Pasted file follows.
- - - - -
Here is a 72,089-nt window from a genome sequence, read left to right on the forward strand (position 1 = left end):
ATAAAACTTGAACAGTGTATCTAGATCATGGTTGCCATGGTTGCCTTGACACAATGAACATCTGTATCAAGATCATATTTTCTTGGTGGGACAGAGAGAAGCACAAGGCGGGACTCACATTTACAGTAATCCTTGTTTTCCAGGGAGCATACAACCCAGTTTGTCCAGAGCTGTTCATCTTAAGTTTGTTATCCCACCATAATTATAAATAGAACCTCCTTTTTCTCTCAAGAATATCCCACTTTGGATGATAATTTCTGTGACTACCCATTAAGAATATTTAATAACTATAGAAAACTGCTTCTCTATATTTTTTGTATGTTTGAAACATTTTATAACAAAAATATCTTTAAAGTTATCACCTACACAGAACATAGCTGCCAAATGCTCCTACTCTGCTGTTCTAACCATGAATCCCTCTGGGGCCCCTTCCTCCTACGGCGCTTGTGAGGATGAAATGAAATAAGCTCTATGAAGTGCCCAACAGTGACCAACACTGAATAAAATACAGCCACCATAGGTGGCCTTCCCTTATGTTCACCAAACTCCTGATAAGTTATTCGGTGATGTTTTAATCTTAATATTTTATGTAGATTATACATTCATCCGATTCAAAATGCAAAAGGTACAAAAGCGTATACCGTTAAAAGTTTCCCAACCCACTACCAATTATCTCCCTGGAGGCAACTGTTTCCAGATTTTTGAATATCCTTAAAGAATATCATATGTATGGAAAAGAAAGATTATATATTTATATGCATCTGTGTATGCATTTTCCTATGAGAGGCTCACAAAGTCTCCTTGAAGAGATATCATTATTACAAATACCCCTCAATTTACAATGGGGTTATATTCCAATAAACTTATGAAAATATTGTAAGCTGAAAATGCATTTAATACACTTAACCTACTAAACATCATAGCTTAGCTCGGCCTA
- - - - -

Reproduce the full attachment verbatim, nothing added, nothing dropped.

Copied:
Here is a 72,089-nt window from a genome sequence, read left to right on the forward strand (position 1 = left end):
ATAAAACTTGAACAGTGTATCTAGATCATGGTTGCCATGGTTGCCTTGACACAATGAACATCTGTATCAAGATCATATTTTCTTGGTGGGACAGAGAGAAGCACAAGGCGGGACTCACATTTACAGTAATCCTTGTTTTCCAGGGAGCATACAACCCAGTTTGTCCAGAGCTGTTCATCTTAAGTTTGTTATCCCACCATAATTATAAATAGAACCTCCTTTTTCTCTCAAGAATATCCCACTTTGGATGATAATTTCTGTGACTACCCATTAAGAATATTTAATAACTATAGAAAACTGCTTCTCTATATTTTTTGTATGTTTGAAACATTTTATAACAAAAATATCTTTAAAGTTATCACCTACACAGAACATAGCTGCCAAATGCTCCTACTCTGCTGTTCTAACCATGAATCCCTCTGGGGCCCCTTCCTCCTACGGCGCTTGTGAGGATGAAATGAAATAAGCTCTATGAAGTGCCCAACAGTGACCAACACTGAATAAAATACAGCCACCATAGGTGGCCTTCCCTTATGTTCACCAAACTCCTGATAAGTTATTCGGTGATGTTTTAATCTTAATATTTTATGTAGATTATACATTCATCCGATTCAAAATGCAAAAGGTACAAAAGCGTATACCGTTAAAAGTTTCCCAACCCACTACCAATTATCTCCCTGGAGGCAACTGTTTCCAGATTTTTGAATATCCTTAAAGAATATCATATGTATGGAAAAGAAAGATTATATATTTATATGCATCTGTGTATGCATTTTCCTATGAGAGGCTCACAAAGTCTCCTTGAAGAGATATCATTATTACAAATACCCCTCAATTTACAATGGGGTTATATTCCAATAAACTTATGAAAATATTGTAAGCTGAAAATGCATTTAATACACTTAACCTACTAAACATCATAGCTTAGCTCGGCCTA